Think of all the diseases or other expenses or health programs you yourself (assuming you are a non-smoker) have endured in your lifetimes. How many would have been prevented by one of Ron’s pry, poke and prod programs? Or, as Wellsteps’ Steve Aldana says, by eating one more bite of a banana? (He really did say that, but the STATNews website seems to be down this very minute.)

Now, if employees were covered for their entire lives by employers (they aren’t), and if employers could get them to reduce their risks (they can’t), then corporate wellness could work, and might possibly save money.

Second, Michael also points out that I distinguish disease-related “events” from the diseases themselves.  These events are — and Ron’s HERO guidebook agrees with me on this — the only place an employer actually realizes savings from wellness, offset by many other costs.  However, very few events caused by these conditions take place during our actual <65 working years. Like the annual odds of a heart attack for commercially insured people <65 are about 1-in-800. Using a few generous assumptions about program effectiveness, that already-low rate means it costs companies about a million dollars to prevent one through pry, poke and prod.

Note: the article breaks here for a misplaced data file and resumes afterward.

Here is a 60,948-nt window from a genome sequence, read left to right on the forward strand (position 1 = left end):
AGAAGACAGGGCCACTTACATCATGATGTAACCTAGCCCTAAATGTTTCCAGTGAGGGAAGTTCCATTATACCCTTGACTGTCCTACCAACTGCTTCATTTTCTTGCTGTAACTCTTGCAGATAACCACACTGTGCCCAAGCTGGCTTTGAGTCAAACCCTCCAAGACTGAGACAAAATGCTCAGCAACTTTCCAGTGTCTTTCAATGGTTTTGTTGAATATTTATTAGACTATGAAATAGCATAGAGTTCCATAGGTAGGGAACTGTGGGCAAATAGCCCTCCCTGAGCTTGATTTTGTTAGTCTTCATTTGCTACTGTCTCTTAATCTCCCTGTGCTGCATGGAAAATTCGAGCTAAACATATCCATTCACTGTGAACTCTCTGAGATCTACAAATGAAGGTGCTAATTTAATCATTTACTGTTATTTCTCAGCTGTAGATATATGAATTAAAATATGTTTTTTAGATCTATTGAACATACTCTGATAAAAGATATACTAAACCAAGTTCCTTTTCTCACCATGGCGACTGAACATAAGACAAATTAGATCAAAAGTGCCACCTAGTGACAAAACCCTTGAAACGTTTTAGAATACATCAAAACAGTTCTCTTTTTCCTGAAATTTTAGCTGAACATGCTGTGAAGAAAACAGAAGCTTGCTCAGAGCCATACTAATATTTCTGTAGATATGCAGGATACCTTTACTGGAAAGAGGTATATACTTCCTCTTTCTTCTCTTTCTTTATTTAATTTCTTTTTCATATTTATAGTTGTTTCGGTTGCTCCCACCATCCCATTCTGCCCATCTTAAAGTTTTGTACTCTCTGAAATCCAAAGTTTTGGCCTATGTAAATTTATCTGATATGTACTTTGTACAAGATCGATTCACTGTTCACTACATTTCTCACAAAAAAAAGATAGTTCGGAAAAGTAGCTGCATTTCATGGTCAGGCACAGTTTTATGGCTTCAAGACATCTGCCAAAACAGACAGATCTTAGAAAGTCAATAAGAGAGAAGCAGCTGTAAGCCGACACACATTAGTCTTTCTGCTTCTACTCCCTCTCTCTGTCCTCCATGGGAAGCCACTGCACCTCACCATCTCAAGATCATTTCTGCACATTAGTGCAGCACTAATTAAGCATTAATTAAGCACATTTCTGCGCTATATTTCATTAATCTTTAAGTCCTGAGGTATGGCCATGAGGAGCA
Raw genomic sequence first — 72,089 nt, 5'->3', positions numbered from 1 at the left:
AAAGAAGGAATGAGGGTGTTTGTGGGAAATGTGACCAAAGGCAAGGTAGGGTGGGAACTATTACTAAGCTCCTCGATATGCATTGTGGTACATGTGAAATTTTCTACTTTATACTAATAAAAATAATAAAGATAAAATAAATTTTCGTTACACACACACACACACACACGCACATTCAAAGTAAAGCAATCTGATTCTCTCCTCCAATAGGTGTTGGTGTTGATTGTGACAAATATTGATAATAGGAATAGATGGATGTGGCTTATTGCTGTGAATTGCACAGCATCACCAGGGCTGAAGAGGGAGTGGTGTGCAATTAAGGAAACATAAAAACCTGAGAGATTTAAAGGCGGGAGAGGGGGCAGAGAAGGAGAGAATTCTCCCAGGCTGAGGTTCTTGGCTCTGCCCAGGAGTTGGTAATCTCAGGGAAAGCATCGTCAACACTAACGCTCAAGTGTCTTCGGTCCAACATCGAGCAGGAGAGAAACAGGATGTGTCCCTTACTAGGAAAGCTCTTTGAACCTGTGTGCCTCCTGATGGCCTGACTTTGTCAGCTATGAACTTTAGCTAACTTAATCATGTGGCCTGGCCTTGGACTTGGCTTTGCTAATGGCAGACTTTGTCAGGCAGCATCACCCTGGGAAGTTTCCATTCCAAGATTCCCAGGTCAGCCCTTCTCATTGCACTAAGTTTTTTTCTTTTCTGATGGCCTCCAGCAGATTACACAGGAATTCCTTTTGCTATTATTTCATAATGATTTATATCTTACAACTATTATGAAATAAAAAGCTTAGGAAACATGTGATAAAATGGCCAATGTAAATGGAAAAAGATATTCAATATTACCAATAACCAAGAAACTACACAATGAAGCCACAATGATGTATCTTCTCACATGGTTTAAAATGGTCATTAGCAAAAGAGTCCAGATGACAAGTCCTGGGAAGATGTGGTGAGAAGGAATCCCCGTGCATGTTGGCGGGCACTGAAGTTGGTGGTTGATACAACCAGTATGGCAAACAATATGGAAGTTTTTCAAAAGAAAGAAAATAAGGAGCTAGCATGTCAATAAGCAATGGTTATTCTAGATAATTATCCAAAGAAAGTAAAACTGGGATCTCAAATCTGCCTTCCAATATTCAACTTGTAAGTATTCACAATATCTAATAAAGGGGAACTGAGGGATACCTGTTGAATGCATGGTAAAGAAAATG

Finally, you should know a little about Michael’s back story. He did in fact turn his own health around through rigorous attention to diet and exercise, and I applaud and respect him for that.  He encourages others to do the same, as do I.  However, “encouragement” and intrinsic motivation are a lot different from, for instance, Michael O’Donnell’s recent diatribe that employee health insurance premiums should (at least in part) be assessed on a per-pound basis, sort of like when ordering lobster or mailing a package.  That system, Mr. O’Donnell says, will get employees to lose weight.